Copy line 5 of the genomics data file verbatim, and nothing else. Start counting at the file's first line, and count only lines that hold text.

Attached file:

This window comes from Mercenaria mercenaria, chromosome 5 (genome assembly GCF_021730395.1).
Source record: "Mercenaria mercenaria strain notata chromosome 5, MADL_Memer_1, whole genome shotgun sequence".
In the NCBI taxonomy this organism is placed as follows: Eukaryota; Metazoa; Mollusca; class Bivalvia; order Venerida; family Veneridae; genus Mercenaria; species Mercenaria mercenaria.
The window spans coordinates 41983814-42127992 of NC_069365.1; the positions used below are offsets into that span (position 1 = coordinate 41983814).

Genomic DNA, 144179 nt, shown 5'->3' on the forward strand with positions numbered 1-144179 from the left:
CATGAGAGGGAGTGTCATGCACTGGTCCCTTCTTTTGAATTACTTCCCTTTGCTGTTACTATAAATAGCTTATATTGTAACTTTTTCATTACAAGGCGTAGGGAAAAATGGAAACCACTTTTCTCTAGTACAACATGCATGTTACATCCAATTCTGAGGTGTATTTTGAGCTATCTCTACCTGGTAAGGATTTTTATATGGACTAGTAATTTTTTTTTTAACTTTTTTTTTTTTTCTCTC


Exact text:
Genomic DNA, 144179 nt, shown 5'->3' on the forward strand with positions numbered 1-144179 from the left: